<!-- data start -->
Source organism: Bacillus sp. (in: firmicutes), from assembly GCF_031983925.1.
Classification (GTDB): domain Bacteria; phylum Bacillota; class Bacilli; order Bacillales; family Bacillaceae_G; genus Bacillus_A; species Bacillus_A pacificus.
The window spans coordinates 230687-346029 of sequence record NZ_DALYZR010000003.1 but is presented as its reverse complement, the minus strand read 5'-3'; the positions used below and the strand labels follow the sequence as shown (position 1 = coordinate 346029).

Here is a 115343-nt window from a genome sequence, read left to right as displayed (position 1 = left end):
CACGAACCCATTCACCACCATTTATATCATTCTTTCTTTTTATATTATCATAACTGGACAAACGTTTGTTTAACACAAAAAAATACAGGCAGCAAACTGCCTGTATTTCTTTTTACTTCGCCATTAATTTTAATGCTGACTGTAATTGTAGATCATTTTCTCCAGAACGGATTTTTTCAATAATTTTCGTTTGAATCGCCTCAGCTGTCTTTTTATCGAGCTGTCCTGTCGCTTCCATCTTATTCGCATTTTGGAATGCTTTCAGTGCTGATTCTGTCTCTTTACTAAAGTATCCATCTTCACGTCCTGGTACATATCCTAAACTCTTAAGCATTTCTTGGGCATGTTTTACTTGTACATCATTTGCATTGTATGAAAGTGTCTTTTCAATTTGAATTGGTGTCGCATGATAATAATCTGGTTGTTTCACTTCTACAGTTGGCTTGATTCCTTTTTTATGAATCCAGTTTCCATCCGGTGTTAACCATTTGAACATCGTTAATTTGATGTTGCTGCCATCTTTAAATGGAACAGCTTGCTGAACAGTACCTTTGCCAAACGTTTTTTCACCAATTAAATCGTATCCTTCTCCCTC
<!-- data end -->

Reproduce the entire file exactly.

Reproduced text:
Source organism: Bacillus sp. (in: firmicutes), from assembly GCF_031983925.1.
Classification (GTDB): domain Bacteria; phylum Bacillota; class Bacilli; order Bacillales; family Bacillaceae_G; genus Bacillus_A; species Bacillus_A pacificus.
The window spans coordinates 230687-346029 of sequence record NZ_DALYZR010000003.1 but is presented as its reverse complement, the minus strand read 5'-3'; the positions used below and the strand labels follow the sequence as shown (position 1 = coordinate 346029).

Here is a 115343-nt window from a genome sequence, read left to right as displayed (position 1 = left end):
CACGAACCCATTCACCACCATTTATATCATTCTTTCTTTTTATATTATCATAACTGGACAAACGTTTGTTTAACACAAAAAAATACAGGCAGCAAACTGCCTGTATTTCTTTTTACTTCGCCATTAATTTTAATGCTGACTGTAATTGTAGATCATTTTCTCCAGAACGGATTTTTTCAATAATTTTCGTTTGAATCGCCTCAGCTGTCTTTTTATCGAGCTGTCCTGTCGCTTCCATCTTATTCGCATTTTGGAATGCTTTCAGTGCTGATTCTGTCTCTTTACTAAAGTATCCATCTTCACGTCCTGGTACATATCCTAAACTCTTAAGCATTTCTTGGGCATGTTTTACTTGTACATCATTTGCATTGTATGAAAGTGTCTTTTCAATTTGAATTGGTGTCGCATGATAATAATCTGGTTGTTTCACTTCTACAGTTGGCTTGATTCCTTTTTTATGAATCCAGTTTCCATCCGGTGTTAACCATTTGAACATCGTTAATTTGATGTTGCTGCCATCTTTAAATGGAACAGCTTGCTGAACAGTACCTTTGCCAAACGTTTTTTCACCAATTAAATCGTATCCTTCTCCCTC